Candlemas Day: Scotland should once again celebrate the traditional end of Christmas (in February) – Stephen Jardine

There are many perks to being a member of the Royal Family. You never have to put out the bins, queue for milk at the supermarket or worry about the consequences of consorting with convicted paedophiles.

Covid was a blight on Christmas this year but Stephen Jardine senses people want to carry on the festivities a bit longer (Picture: Mohd Rasfan/AFP via Getty Images)
Covid was a blight on Christmas this year but Stephen Jardine senses people want to carry on the festivities a bit longer (Picture: Mohd Rasfan/AFP via Getty Images)

On top of all that, you get to keep your Christmas decorations up for ages without anyone referring to you as “that weirdo at the end of the street”.

This year it seems we are learning from royal example. Just as the Queen likes to keep the Christmas decorations at Sandringham up for an extra month, more of us than ever before have watched Twelfth Night approach and pass and thought “so what?”

Sign up to our daily newsletter

The i newsletter cut through the noise

The first intimations of what was to come arrived at the start of November when Christmas trees started to appear in homes across the country. Many people had simply decided it was time to shed a little light amidst the darkness and welcome the sparkle and cheer of the festive season a little early.

Read More

Read More
During Covid lockdown, don't give up on your health – Scotsman comment

Listening to the lyrics of my favourite Christmas song, Joy by Tracey Thorn, the words had never seemed more pertinent. “When someone very dear, calls you with the words that everything's all clear. That's what you want to hear but you know it might be different in the New Year. That's why, that's why we hang the lights so high, Joy.”

That sentiment normally sustains us until around January 5 when most of us have usually had enough of picking up pine needles or searching for yet more batteries for the fairy lights… but not this year. The announcement of new tight lockdown restrictions at the darkest and most depressing time of the year made us look for some flickers of encouragement.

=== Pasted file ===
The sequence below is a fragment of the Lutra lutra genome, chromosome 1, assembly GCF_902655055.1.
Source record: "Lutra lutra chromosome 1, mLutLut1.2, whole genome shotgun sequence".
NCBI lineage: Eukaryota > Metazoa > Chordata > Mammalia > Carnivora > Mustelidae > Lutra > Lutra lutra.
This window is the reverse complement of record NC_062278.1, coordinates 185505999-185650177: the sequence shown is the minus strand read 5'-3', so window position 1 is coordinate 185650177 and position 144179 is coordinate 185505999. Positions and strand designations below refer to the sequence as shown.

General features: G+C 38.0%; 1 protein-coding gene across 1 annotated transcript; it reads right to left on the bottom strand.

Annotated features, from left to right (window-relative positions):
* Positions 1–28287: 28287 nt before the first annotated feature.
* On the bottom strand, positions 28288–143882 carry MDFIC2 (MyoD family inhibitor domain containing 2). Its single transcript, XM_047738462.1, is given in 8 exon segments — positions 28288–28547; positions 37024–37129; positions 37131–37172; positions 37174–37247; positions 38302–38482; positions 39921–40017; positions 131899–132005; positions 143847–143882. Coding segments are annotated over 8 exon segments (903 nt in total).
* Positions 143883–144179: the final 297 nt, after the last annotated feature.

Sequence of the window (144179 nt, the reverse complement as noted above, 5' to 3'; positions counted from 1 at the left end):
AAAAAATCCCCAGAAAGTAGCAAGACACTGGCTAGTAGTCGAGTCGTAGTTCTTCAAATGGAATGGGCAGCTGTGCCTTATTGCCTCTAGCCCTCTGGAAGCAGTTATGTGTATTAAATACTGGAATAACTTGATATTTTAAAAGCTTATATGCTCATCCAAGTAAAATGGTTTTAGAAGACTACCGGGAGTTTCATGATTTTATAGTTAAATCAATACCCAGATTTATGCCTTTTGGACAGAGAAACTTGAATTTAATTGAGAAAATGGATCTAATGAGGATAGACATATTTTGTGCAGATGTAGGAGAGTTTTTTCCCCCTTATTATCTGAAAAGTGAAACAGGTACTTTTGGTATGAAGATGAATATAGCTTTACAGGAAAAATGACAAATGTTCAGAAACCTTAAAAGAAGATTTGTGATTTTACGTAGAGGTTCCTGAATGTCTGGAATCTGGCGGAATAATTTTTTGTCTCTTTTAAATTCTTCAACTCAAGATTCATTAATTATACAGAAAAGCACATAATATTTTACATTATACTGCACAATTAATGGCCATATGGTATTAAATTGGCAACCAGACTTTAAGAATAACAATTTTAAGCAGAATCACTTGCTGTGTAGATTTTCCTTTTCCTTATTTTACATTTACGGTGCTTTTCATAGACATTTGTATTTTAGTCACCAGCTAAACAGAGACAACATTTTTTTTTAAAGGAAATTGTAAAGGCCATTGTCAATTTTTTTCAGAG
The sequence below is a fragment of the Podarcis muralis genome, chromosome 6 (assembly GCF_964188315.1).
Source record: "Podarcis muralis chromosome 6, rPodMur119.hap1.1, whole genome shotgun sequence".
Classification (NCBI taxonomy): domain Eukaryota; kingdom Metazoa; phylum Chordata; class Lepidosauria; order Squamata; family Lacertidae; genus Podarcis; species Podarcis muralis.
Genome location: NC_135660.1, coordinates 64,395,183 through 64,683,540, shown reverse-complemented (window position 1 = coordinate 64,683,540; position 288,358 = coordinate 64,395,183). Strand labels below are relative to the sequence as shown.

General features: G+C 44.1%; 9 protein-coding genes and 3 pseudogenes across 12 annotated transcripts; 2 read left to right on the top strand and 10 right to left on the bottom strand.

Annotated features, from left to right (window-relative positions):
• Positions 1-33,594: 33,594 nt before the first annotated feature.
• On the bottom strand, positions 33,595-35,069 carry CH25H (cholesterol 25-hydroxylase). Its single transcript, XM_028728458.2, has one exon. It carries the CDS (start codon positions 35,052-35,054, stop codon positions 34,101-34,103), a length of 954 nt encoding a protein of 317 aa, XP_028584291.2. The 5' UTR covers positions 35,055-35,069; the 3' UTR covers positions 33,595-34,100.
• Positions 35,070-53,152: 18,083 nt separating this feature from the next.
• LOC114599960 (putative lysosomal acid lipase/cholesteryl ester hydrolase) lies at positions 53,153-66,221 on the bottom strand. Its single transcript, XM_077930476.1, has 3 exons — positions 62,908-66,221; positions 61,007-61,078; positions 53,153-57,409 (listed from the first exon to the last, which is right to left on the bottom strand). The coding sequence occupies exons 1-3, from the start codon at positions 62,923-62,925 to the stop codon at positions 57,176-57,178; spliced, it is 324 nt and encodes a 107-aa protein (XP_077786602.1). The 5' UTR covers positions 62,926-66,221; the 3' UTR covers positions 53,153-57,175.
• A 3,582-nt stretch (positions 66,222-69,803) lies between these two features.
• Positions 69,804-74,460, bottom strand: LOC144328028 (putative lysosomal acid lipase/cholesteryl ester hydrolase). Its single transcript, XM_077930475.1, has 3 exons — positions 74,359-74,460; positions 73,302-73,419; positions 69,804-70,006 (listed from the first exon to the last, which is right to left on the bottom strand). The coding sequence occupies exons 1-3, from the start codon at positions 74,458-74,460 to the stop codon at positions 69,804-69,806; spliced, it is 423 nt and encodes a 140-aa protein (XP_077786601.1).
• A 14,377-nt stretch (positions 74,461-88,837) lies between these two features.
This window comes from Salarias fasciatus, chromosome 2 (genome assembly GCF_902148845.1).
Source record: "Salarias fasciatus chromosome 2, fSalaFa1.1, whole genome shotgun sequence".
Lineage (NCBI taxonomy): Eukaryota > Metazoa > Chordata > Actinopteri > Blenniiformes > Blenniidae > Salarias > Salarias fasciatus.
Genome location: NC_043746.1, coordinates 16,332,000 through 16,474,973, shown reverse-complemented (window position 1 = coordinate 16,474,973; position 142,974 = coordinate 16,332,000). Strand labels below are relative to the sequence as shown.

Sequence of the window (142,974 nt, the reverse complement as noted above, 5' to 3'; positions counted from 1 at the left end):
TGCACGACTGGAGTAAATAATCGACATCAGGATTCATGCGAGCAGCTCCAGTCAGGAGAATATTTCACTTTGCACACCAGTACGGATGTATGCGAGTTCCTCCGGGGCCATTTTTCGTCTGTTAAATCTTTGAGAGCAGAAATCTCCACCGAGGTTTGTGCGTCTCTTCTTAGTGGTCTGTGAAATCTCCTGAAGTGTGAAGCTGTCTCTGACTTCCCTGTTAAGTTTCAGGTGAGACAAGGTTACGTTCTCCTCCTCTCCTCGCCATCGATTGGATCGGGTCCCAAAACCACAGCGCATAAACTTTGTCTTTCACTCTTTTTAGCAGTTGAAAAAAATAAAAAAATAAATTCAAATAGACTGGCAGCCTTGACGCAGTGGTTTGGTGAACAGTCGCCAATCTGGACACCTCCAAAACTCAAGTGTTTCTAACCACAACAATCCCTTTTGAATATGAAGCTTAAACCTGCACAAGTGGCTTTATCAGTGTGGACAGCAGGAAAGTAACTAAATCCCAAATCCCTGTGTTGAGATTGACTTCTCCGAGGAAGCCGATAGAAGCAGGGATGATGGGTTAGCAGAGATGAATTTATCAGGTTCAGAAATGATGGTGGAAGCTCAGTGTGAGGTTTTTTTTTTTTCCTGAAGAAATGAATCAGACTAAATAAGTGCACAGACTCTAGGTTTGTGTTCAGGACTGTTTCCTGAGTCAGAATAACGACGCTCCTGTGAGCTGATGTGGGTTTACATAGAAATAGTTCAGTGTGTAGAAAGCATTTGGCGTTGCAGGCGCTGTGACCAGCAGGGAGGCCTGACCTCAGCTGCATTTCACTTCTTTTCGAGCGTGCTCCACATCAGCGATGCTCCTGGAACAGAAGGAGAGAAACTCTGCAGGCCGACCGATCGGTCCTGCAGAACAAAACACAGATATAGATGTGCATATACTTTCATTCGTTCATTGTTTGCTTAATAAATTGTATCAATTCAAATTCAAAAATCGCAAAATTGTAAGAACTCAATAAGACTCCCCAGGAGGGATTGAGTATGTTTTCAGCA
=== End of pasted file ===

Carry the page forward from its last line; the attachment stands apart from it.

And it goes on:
In streets up and down the land, trees may be down but lights keep on twinkling and candles are still burning as we look through the gloom for an end to all this.

So much is out of our control at the moment. The UK government is still dithering about closing our borders when the one thing we had going for us from the very beginning was the protection afforded by our island status.

That was ignored and we are now in one of the worst periods since the pandemic started, again being told to stay at home as much as possible. Within our homes we do have control so if we want to keep up the decorations and bake banana bread until there is a banana shortage, we will because we can.

History is on our side in all this. Traditionally, Candlemas Day on February 2 marked the official end of Christmas. In Scotland, it was when agricultural rents were paid, heralding the end of winter and the start of spring.

Down the year, Candlemas has disappeared from most calendars but it is ripe for a revival this year. So let’s banish all talk of Dry January or even Veganuary and concentrate instead on sustaining ourselves through this month in the best way possible.

In Scotland, we have Burns Night to look forward to and then eight days after that I’ll be celebrating Candlemas with good things to eat and drink. The fairy lights will come down because January will be over and hopefully by then better times will lie ahead for us all.

A message from the Editor:

Thank you for reading this article. We're more reliant on your support than ever as the shift in consumer habits brought about by coronavirus impacts our advertisers.

If you haven't already, please consider supporting our trusted, fact-checked journalism by taking out a digital subscription.

 0 comments

Want to join the conversation? Please or to comment on this article.